Last week, I had a date. Except it wasn’t really a date—we were supposed to meet up when he got back into the city after Shabbat dinner in Queen, but I knew that he probably wasn’t going to make it back on time.
So I found myself sitting alone on the second floor of Whole Foods, tucked up against the floor-to-ceiling windows, staring out at the brilliantly lit Empire State Building over a bustling Union Square on a Friday night.
And it wasn’t as lonely as it sounds.
As a person who is completely captivated by the city and has little patience to wait around for others to be similarly enthralled, I oftentimes find myself hopping on the 1 train for a solo trip downtown. There are plenty of places in the city that are perfectly acceptable, if not preferable, to visit alone.
This particular evening, Whole Foods’ cafe was jam-packed. A businessman (and, he was eager to mention, a former Columbia student) explained life as a New Yorker to two German tourists, while a group of New York University modern dance students discussed all the things that were wrong with ballet teachers.
People from all walks of life passed through—couples, singles, families, workers, tourists, and lone faces like me just silently observing the rest. It struck me that New York is one of the only places in the world where such a lively scene is to be had at 10 p.m. on a Friday night—and one of the only places where I could be comfortable being completely alone at such a time.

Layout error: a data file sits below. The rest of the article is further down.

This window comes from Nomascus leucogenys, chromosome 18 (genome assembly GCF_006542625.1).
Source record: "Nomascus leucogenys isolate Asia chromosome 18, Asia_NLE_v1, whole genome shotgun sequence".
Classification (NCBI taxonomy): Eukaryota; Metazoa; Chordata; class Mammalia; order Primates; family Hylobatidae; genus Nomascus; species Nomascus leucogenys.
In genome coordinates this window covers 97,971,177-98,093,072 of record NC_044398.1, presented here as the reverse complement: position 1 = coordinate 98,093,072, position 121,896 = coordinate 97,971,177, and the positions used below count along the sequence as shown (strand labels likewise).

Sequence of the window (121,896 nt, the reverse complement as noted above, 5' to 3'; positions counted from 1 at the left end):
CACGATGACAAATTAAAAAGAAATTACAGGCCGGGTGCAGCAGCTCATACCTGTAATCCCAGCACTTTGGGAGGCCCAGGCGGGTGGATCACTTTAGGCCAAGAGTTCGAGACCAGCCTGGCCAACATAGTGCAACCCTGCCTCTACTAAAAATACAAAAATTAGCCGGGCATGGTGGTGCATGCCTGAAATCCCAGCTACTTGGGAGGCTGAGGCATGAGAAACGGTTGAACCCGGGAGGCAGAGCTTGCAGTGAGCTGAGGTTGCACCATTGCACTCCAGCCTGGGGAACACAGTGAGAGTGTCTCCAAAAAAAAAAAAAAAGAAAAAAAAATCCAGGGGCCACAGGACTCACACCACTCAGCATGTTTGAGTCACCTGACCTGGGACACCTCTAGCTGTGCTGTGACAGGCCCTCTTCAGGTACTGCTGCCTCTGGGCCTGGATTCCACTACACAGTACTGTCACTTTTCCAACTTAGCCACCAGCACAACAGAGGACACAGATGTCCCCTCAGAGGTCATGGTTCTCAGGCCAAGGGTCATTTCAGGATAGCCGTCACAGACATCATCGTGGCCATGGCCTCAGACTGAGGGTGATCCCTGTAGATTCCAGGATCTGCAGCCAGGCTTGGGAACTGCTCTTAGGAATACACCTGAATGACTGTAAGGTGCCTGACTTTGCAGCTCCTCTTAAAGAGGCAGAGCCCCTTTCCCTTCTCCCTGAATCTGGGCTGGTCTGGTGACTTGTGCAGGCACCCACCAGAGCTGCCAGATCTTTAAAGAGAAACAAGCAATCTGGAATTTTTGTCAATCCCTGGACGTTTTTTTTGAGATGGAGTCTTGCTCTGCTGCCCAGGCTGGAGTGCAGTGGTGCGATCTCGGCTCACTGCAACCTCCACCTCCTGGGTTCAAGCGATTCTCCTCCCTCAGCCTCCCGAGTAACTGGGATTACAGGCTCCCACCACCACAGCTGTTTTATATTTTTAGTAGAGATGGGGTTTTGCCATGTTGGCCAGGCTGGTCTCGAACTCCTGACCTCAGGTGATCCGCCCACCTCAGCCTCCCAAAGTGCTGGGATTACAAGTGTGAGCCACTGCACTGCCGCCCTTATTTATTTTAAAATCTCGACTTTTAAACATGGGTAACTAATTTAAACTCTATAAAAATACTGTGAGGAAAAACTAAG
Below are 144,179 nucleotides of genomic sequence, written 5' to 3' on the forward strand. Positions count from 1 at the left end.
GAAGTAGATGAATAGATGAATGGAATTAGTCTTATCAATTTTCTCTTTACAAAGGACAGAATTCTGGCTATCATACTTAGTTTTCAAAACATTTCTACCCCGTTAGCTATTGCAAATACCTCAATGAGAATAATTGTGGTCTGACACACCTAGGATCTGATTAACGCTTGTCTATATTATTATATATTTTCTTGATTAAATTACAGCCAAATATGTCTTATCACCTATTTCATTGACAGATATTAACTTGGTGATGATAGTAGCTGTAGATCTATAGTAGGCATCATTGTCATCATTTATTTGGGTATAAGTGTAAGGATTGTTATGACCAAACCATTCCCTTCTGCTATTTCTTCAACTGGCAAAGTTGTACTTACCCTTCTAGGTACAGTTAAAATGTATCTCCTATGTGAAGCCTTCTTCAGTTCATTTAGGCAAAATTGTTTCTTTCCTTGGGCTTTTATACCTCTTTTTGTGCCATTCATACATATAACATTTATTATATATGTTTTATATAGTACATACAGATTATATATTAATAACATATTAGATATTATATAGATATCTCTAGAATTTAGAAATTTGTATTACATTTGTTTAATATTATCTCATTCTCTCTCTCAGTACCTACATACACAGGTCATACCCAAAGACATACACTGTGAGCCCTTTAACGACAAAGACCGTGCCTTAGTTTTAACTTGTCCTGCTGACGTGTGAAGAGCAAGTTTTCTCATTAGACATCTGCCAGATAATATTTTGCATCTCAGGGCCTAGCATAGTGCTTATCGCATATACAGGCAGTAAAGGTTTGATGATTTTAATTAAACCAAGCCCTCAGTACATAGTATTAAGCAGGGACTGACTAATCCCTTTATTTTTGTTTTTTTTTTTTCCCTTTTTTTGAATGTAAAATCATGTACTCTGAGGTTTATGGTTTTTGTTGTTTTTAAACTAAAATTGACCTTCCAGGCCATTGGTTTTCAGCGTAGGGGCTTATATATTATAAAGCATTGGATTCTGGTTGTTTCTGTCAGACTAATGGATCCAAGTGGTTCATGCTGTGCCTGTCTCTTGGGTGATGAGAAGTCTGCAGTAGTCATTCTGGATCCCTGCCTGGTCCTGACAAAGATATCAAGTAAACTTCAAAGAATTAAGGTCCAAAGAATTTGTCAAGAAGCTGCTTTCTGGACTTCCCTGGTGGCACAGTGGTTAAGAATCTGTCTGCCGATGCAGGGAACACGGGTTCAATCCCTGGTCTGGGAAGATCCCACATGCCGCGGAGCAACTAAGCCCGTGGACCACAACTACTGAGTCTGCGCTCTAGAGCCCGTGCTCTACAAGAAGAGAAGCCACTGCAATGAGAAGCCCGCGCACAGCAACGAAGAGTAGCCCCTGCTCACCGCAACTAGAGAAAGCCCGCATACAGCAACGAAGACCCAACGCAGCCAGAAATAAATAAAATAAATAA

As the evening waned, I decided to move from my perch (but not before observing two undercover cops bust a few drug dealers in the park). I headed up Union Square East to the W Hotel Union Square—another haunt that I knew would have space for a single person looking for a seat and a few crazies to observe. I was also hungry, and knew that they always have a large bowl of free apples at the check-in desk.
Instead of finding a comfy couch for myself, I discovered another one of my favorite things about New York—friendly strangers. What do you do if you are a 30-something-year-old guy out with a few buddies on a Friday night, and a lonely-looking girl walks in, obviously in need of a seat? You ask her to sit down.
And so my group of one became a group of six, and I found myself with a pseudo-date for the evening. He was a theater producer out with his banker friends from New Jersey, and actually made being in theater sound more promising than being in finance. We discussed my lack of a date, my experience at Columbia, my future in law school, and my desire to save the world (everyone seems skeptical about that one).
I spent a perfectly pleasant hour and a half in the company of five people I had never met before, just because I decided to walk into a bar alone. At the end of the evening, a really drunk lady handed me a rose and told me I was pretty.
This is why I tell my mother that I don’t need to look for a husband. I can marry Manhattan.